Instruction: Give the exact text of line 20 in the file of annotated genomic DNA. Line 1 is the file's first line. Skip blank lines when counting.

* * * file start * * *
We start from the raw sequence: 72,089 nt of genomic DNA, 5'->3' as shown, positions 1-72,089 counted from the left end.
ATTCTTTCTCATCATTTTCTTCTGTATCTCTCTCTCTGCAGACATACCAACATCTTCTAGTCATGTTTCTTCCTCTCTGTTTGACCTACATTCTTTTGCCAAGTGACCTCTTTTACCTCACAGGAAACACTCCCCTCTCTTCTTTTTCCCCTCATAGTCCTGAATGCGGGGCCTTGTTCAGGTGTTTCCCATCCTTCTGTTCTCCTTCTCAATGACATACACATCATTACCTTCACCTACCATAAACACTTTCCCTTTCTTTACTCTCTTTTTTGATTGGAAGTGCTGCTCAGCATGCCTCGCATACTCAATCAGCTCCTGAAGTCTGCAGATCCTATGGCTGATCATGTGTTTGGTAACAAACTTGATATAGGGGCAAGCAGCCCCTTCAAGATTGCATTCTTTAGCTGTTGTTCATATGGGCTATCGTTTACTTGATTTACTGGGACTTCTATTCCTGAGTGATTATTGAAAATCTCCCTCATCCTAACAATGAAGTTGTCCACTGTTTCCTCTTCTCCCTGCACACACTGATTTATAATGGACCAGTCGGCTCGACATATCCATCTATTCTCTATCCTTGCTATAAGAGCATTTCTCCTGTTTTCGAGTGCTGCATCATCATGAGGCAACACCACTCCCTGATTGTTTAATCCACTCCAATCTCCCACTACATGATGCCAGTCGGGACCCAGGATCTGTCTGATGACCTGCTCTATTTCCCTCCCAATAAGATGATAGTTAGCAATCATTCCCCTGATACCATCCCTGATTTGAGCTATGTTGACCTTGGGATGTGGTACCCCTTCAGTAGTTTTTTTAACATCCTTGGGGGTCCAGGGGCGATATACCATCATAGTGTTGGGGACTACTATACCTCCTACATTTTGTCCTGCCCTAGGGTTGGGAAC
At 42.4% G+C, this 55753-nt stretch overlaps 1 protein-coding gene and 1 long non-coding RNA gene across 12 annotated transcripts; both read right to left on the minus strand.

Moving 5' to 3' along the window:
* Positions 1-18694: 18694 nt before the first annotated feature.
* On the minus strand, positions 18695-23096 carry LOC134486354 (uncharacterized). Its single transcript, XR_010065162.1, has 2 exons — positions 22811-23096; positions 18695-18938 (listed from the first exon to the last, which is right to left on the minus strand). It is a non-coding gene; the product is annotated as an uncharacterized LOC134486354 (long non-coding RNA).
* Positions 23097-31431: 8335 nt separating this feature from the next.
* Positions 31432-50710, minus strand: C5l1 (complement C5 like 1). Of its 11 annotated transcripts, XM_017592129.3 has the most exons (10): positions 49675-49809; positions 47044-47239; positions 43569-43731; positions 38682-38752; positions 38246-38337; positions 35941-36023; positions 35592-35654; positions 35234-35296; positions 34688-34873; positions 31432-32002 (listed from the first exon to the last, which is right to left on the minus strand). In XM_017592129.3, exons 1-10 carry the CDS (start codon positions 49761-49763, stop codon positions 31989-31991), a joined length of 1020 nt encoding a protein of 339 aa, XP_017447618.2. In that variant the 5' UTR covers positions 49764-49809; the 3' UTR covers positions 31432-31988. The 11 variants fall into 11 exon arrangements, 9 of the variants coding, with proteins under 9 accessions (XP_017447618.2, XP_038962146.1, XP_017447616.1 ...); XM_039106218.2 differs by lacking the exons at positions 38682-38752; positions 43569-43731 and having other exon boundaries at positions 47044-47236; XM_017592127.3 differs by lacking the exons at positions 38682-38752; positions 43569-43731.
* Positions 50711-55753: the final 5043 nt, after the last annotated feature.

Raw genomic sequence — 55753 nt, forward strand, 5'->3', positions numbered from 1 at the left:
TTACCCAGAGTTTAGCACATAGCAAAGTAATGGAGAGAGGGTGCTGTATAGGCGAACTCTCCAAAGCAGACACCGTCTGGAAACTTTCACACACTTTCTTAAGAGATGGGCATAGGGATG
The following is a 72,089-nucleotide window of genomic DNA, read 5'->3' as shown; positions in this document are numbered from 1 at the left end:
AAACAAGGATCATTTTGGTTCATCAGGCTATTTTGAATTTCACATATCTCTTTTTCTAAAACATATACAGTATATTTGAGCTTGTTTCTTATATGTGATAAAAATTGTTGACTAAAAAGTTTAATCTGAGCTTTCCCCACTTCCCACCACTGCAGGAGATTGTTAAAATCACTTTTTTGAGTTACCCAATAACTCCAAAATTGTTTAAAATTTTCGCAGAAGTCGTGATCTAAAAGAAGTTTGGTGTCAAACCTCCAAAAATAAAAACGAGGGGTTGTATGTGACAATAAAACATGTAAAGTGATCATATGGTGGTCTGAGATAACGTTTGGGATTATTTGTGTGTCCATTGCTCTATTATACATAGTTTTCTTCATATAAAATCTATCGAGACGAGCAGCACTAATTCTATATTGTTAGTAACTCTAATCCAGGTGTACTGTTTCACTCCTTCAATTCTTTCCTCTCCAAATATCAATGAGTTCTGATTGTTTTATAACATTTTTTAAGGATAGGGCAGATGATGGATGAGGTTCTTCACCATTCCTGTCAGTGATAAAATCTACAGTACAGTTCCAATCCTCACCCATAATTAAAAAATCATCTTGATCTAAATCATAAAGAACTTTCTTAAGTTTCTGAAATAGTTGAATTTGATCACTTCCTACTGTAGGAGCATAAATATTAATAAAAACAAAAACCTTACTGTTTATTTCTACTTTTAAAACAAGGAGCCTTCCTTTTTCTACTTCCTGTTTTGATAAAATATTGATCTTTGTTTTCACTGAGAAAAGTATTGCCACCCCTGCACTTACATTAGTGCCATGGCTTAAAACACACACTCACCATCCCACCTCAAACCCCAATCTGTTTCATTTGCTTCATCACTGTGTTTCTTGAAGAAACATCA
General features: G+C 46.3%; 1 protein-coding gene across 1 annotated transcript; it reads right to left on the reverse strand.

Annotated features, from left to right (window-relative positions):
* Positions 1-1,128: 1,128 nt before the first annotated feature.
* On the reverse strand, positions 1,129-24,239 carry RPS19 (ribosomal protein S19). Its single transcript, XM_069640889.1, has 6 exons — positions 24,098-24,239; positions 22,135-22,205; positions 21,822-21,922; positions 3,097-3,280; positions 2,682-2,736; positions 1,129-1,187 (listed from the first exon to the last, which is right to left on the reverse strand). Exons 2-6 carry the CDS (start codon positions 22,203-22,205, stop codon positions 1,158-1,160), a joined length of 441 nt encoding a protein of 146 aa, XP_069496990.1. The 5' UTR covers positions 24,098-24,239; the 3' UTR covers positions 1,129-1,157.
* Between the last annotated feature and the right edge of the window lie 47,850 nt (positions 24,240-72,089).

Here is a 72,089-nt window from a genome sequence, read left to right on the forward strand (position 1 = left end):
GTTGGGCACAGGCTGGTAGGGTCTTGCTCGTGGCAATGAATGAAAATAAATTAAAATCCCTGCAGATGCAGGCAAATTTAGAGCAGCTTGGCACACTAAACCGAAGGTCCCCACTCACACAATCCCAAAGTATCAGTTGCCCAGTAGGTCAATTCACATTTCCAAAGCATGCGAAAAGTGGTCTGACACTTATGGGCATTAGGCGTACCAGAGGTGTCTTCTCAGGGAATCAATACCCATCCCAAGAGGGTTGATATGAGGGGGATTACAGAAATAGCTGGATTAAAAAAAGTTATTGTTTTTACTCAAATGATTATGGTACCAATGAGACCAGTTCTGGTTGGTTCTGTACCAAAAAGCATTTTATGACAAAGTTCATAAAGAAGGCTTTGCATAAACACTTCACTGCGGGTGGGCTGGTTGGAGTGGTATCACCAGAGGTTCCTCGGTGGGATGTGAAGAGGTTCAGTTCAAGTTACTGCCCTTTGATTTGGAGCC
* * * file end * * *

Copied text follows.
GTTGGGCACAGGCTGGTAGGGTCTTGCTCGTGGCAATGAATGAAAATAAATTAAAATCCCTGCAGATGCAGGCAAATTTAGAGCAGCTTGGCACACTAAACCGAAGGTCCCCACTCACACAATCCCAAAGTATCAGTTGCCCAGTAGGTCAATTCACATTTCCAAAGCATGCGAAAAGTGGTCTGACACTTATGGGCATTAGGCGTACCAGAGGTGTCTTCTCAGGGAATCAATACCCATCCCAAGAGGGTTGATATGAGGGGGATTACAGAAATAGCTGGATTAAAAAAAGTTATTGTTTTTACTCAAATGATTATGGTACCAATGAGACCAGTTCTGGTTGGTTCTGTACCAAAAAGCATTTTATGACAAAGTTCATAAAGAAGGCTTTGCATAAACACTTCACTGCGGGTGGGCTGGTTGGAGTGGTATCACCAGAGGTTCCTCGGTGGGATGTGAAGAGGTTCAGTTCAAGTTACTGCCCTTTGATTTGGAGCC